The preparations are used in two ways …

  • spray preparations that are used directly on the soil and plants
  • compost preparations that (as their name suggests) work in the compost heap.

Both the spray preps are made using a cow’s horns as the container and are sometimes known as the “horn preps”. The compost preps are made in all sorts of things and are more complex to make. How is dealt with in the “Making the Preparations” chapter but, as I said above, you don’t need to do this unless you wish to. All the preps are available for sale, cheaply, through your national biodynamic association.

What you have to do is turn them into a form that the soil and plants can use and that’s what we’re going to do in this chapter. For both horn preparations, horn manure (500) and horn silica (501), you do this by stirring a very small portion of either in a bucket of water for an hour.

A handful of horn manure

You need only a very small amount of either prep. For the horn manure, a piece about the length of your first thumb-joint stirred into an ordinary household-size plastic bucket half full of water will do the whole of the average town garden. For horn silica, a quarter of a teaspoon in half a bucket of water will be quite enough for most people’s veg and flowers. It really is a case of less-is-more.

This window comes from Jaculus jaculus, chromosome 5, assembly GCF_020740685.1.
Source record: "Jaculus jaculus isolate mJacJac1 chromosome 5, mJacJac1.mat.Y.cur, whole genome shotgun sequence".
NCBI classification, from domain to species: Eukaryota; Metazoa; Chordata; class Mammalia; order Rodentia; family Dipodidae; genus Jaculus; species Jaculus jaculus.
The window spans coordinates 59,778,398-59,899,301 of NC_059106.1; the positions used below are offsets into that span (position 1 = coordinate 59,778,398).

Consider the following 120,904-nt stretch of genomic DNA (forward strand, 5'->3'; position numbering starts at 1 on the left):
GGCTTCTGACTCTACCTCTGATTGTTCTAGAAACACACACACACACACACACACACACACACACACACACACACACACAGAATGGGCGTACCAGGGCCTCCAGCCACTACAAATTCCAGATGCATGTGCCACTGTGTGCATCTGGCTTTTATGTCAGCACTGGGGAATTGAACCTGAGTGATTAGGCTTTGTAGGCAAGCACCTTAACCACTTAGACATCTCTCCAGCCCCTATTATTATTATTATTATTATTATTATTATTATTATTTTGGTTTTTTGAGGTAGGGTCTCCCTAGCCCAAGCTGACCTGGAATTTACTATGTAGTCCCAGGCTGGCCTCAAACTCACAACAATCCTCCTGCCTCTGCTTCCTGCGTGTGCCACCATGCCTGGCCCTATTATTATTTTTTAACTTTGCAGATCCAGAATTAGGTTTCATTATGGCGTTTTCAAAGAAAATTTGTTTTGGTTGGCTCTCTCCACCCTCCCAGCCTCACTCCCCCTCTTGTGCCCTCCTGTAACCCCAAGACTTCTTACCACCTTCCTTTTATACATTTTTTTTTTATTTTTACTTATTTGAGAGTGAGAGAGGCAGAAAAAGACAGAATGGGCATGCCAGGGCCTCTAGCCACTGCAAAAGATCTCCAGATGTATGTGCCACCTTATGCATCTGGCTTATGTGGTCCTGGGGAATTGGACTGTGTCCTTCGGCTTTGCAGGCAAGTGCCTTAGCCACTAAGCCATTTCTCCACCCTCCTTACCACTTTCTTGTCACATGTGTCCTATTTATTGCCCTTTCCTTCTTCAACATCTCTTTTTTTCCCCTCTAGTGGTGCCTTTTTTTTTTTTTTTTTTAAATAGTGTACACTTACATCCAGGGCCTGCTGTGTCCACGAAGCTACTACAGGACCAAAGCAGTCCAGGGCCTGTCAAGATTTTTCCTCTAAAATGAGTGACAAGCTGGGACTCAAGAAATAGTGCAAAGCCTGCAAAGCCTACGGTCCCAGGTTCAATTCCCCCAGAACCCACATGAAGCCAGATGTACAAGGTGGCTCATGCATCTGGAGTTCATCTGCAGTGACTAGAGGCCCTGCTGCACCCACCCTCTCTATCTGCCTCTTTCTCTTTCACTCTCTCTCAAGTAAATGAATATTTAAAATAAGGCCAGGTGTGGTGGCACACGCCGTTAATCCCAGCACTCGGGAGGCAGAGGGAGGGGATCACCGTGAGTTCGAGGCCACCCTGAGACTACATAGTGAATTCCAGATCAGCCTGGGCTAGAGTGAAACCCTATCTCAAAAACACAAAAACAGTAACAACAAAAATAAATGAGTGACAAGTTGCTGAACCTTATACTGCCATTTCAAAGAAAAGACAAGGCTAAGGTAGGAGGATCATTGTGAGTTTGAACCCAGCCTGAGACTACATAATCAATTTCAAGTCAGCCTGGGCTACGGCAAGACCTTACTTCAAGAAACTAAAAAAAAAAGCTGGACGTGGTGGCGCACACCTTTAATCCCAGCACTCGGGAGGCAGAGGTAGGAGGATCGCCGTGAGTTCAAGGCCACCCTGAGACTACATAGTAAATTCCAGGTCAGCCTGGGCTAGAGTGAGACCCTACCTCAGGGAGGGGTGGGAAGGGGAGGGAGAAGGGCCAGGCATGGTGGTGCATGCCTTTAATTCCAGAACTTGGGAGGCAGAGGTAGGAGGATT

The preparations are not fertilisers to be sprayed onto the ground in great quantities. As you’ll see, you actually flick droplets onto the soil with a large wallpaper brush or spray plants with a fine sprayer. Using the brush may make you feel a bit silly at first, especially if your neighbours see you, but you really won’t care once you’re munching those delicious raspberries or vegetables, or enjoying the beautiful, healthy flowers.